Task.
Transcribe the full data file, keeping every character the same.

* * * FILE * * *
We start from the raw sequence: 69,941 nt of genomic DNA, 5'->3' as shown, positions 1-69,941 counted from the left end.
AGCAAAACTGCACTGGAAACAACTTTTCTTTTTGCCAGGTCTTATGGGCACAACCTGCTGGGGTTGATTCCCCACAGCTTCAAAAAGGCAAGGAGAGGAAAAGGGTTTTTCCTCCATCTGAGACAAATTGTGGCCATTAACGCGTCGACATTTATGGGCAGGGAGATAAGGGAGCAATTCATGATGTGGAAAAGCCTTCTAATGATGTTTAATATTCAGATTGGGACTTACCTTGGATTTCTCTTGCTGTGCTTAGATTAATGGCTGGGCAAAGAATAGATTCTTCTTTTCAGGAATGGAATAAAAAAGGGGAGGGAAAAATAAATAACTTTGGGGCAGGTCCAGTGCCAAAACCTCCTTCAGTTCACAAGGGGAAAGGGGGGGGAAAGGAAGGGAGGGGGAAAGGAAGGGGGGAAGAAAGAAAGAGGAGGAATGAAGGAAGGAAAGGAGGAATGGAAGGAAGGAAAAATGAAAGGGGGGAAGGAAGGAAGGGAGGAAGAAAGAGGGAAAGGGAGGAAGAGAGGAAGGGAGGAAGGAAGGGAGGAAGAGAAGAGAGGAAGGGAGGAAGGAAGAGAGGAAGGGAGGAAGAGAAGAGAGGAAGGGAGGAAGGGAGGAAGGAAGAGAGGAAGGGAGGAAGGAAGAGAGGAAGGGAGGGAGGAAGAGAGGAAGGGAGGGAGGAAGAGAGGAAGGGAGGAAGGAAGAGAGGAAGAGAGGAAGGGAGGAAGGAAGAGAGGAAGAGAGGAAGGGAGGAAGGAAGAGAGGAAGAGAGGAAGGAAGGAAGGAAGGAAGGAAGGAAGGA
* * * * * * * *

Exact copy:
We start from the raw sequence: 69,941 nt of genomic DNA, 5'->3' as shown, positions 1-69,941 counted from the left end.
AGCAAAACTGCACTGGAAACAACTTTTCTTTTTGCCAGGTCTTATGGGCACAACCTGCTGGGGTTGATTCCCCACAGCTTCAAAAAGGCAAGGAGAGGAAAAGGGTTTTTCCTCCATCTGAGACAAATTGTGGCCATTAACGCGTCGACATTTATGGGCAGGGAGATAAGGGAGCAATTCATGATGTGGAAAAGCCTTCTAATGATGTTTAATATTCAGATTGGGACTTACCTTGGATTTCTCTTGCTGTGCTTAGATTAATGGCTGGGCAAAGAATAGATTCTTCTTTTCAGGAATGGAATAAAAAAGGGGAGGGAAAAATAAATAACTTTGGGGCAGGTCCAGTGCCAAAACCTCCTTCAGTTCACAAGGGGAAAGGGGGGGGAAAGGAAGGGAGGGGGAAAGGAAGGGGGGAAGAAAGAAAGAGGAGGAATGAAGGAAGGAAAGGAGGAATGGAAGGAAGGAAAAATGAAAGGGGGGAAGGAAGGAAGGGAGGAAGAAAGAGGGAAAGGGAGGAAGAGAGGAAGGGAGGAAGGAAGGGAGGAAGAGAAGAGAGGAAGGGAGGAAGGAAGAGAGGAAGGGAGGAAGAGAAGAGAGGAAGGGAGGAAGGGAGGAAGGAAGAGAGGAAGGGAGGAAGGAAGAGAGGAAGGGAGGGAGGAAGAGAGGAAGGGAGGGAGGAAGAGAGGAAGGGAGGAAGGAAGAGAGGAAGAGAGGAAGGGAGGAAGGAAGAGAGGAAGAGAGGAAGGGAGGAAGGAAGAGAGGAAGAGAGGAAGGAAGGAAGGAAGGAAGGAAGGAAGGA